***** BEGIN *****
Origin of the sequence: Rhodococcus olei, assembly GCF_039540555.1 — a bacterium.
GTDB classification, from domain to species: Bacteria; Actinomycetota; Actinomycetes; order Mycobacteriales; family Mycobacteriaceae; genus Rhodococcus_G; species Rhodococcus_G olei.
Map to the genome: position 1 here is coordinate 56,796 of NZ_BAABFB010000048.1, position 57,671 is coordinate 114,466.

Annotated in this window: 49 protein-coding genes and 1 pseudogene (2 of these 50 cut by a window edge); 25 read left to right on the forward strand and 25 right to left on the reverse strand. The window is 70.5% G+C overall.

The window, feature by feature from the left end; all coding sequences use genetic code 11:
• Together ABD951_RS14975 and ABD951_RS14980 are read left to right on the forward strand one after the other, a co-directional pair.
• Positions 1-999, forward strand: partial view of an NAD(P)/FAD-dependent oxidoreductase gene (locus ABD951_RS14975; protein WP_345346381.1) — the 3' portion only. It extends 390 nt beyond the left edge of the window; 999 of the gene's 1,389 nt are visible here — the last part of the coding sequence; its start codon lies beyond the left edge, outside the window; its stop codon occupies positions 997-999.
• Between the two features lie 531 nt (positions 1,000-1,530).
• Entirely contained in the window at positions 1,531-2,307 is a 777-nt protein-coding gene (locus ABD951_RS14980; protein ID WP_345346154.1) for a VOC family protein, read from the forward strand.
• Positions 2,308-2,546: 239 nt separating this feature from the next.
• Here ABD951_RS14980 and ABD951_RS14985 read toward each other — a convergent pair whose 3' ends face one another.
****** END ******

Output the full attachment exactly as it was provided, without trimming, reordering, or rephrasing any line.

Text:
Origin of the sequence: Rhodococcus olei, assembly GCF_039540555.1 — a bacterium.
GTDB classification, from domain to species: Bacteria; Actinomycetota; Actinomycetes; order Mycobacteriales; family Mycobacteriaceae; genus Rhodococcus_G; species Rhodococcus_G olei.
Map to the genome: position 1 here is coordinate 56,796 of NZ_BAABFB010000048.1, position 57,671 is coordinate 114,466.

Annotated in this window: 49 protein-coding genes and 1 pseudogene (2 of these 50 cut by a window edge); 25 read left to right on the forward strand and 25 right to left on the reverse strand. The window is 70.5% G+C overall.

The window, feature by feature from the left end; all coding sequences use genetic code 11:
• Together ABD951_RS14975 and ABD951_RS14980 are read left to right on the forward strand one after the other, a co-directional pair.
• Positions 1-999, forward strand: partial view of an NAD(P)/FAD-dependent oxidoreductase gene (locus ABD951_RS14975; protein WP_345346381.1) — the 3' portion only. It extends 390 nt beyond the left edge of the window; 999 of the gene's 1,389 nt are visible here — the last part of the coding sequence; its start codon lies beyond the left edge, outside the window; its stop codon occupies positions 997-999.
• Between the two features lie 531 nt (positions 1,000-1,530).
• Entirely contained in the window at positions 1,531-2,307 is a 777-nt protein-coding gene (locus ABD951_RS14980; protein ID WP_345346154.1) for a VOC family protein, read from the forward strand.
• Positions 2,308-2,546: 239 nt separating this feature from the next.
• Here ABD951_RS14980 and ABD951_RS14985 read toward each other — a convergent pair whose 3' ends face one another.